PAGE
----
Ben: Sonship and Jewish Mysticism (Robert & Arlene Kogod by Moshe Idel

By Moshe Idel

Moshe Idel more and more is obvious as having accomplished the eminence of Gershom Scholem within the research of Jewish mysticism. Ben, his e-book at the idea of sonship in Kabbalah, is a unprecedented paintings of scholarship and resourceful surmise. If an highbrow Judaism is to outlive, then Idel turns into crucial interpreting, no matter what your individual religious allegiances.—Harold Bloom, Sterling Professor of Humanities, Yale college whereas many facets of sonship were analyzed in books on Judaism, this e-book, Moshe Idel's magnum opus, constitutes the 1st try to tackle the class of sonship in Jewish mystical literature as an entire. Idel's goal is to indicate the various circumstances the place Jewish thinkers resorted to suggestions of sonship and their conceptual backgrounds, and therefore to teach the lifestyles of a large choice of understandings of hypostatic sons in Judaism. via this survey, not just can the magical types of sonship in Judaism be larger understood, however the suggestion of sonship in faith commonly is also enriched.

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Extra resources for Ben: Sonship and Jewish Mysticism (Robert & Arlene Kogod Library Judaic Studies)

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In the following discussion I shall therefore try to pay special attention Introduction to the place of each significant interpretation of sonship, whenever the term Ben or Bekhor or their Aramaic counterparts occur, in their more general contexts in the mystical systems in Jewish literatures which inform them, though the other elements, like uniqueness of the incarnate son, may not occur. From this point of view the vast majority of the theories of sonship to be discussed below are not Christological.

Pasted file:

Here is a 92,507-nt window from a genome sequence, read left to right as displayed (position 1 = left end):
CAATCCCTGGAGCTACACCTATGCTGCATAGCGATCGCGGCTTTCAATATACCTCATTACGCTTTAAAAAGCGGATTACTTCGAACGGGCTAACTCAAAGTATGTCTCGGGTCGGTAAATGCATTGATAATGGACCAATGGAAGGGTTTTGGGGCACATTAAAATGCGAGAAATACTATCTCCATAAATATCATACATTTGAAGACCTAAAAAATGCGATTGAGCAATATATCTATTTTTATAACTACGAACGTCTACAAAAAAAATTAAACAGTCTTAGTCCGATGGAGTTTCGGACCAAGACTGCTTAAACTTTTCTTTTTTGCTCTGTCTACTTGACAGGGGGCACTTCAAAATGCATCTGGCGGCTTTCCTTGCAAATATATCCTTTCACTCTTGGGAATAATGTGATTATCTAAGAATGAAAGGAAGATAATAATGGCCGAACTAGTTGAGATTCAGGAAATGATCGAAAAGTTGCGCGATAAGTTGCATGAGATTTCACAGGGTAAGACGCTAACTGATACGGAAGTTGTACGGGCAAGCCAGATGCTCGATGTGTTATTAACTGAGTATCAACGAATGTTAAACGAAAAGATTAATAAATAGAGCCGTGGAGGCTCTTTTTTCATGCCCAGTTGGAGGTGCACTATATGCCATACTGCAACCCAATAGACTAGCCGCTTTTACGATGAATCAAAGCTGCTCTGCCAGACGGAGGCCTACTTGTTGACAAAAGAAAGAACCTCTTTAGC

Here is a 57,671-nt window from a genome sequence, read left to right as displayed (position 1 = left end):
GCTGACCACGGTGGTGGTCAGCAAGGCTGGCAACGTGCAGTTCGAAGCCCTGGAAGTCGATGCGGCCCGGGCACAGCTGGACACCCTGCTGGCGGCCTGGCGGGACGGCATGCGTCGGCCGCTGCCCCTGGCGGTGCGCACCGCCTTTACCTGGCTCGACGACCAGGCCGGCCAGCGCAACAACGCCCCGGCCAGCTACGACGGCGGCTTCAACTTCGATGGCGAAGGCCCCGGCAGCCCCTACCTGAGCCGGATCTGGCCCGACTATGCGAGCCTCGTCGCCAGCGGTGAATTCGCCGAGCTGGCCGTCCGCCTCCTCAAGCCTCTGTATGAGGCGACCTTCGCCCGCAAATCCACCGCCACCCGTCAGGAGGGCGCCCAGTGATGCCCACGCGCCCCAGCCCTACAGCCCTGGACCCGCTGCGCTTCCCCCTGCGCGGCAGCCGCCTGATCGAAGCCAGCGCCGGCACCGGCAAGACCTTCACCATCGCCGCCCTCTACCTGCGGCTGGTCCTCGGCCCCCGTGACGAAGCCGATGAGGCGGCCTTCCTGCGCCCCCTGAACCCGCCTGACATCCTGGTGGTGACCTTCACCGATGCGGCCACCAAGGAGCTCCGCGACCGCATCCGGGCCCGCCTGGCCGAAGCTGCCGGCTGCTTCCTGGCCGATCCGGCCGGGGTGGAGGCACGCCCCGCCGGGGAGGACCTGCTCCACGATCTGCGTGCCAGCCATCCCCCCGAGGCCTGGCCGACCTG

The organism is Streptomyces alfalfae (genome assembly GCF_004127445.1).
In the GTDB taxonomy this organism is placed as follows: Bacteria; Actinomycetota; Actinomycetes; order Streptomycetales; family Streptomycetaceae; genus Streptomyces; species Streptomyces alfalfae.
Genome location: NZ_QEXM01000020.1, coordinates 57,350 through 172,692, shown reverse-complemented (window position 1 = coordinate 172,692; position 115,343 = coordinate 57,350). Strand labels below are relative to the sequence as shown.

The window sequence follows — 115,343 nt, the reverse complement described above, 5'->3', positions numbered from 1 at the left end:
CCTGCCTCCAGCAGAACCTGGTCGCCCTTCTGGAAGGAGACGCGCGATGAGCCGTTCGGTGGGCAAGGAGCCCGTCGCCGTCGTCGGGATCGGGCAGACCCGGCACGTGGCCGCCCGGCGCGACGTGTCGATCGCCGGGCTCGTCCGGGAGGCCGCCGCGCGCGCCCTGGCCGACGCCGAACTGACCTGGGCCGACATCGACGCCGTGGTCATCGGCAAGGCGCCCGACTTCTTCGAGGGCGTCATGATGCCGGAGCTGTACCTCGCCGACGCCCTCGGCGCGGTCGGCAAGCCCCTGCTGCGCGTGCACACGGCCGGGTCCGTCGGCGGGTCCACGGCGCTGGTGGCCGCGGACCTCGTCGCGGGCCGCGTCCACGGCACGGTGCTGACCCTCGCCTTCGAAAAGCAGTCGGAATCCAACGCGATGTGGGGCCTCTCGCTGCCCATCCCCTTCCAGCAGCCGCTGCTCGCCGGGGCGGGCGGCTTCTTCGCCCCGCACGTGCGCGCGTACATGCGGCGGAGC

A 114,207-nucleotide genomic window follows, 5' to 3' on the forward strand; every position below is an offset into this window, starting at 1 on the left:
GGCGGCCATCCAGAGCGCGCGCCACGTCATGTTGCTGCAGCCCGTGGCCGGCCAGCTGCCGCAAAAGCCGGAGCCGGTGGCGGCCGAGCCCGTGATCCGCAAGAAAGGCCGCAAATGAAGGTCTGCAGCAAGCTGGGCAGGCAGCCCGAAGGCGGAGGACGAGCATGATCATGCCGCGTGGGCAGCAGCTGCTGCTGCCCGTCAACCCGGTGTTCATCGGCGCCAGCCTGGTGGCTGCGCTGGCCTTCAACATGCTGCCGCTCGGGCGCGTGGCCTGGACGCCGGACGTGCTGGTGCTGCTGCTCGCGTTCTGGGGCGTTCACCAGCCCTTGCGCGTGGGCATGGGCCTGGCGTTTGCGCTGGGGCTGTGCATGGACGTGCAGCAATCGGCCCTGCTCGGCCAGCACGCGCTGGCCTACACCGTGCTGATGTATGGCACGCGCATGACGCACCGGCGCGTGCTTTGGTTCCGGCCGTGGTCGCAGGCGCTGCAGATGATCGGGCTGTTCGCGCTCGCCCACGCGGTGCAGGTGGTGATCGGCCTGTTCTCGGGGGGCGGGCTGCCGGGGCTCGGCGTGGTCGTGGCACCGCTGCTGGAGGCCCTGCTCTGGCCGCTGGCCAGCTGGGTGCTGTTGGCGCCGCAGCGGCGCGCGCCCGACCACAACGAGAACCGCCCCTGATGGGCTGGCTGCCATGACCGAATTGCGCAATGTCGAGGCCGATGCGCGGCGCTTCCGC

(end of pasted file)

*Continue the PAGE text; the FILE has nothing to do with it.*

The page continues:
The present study deals basically with material written in various parts of Europe in the Middle Ages. If we assume that there is a link between these concepts and themes and the late antiquity material, we must address the question of the transition in time and space from one place to another. Moreover since some of those views were part of what have been conceived of as heretical literatures, like the J udeo-Christian and Gnostic ones, the question of preservation and transmission is even more acute.

Let me provide an example that demonstrates the relationship between traditions connected to divine names and esotericism as attributed to Jews. According to a passage by Origen, who was acquainted with several other pieces of Jewish esotericism, stemming from his contacts with Jewish masters: [w]e would say that the names Sabaoth and Adonai, and all the other names that have been handed down by the Hebrews with great reverence, are not concerned with ordinary created things, l62 but with a certain mysterious divine science that is related to the 16 creator of the universe.

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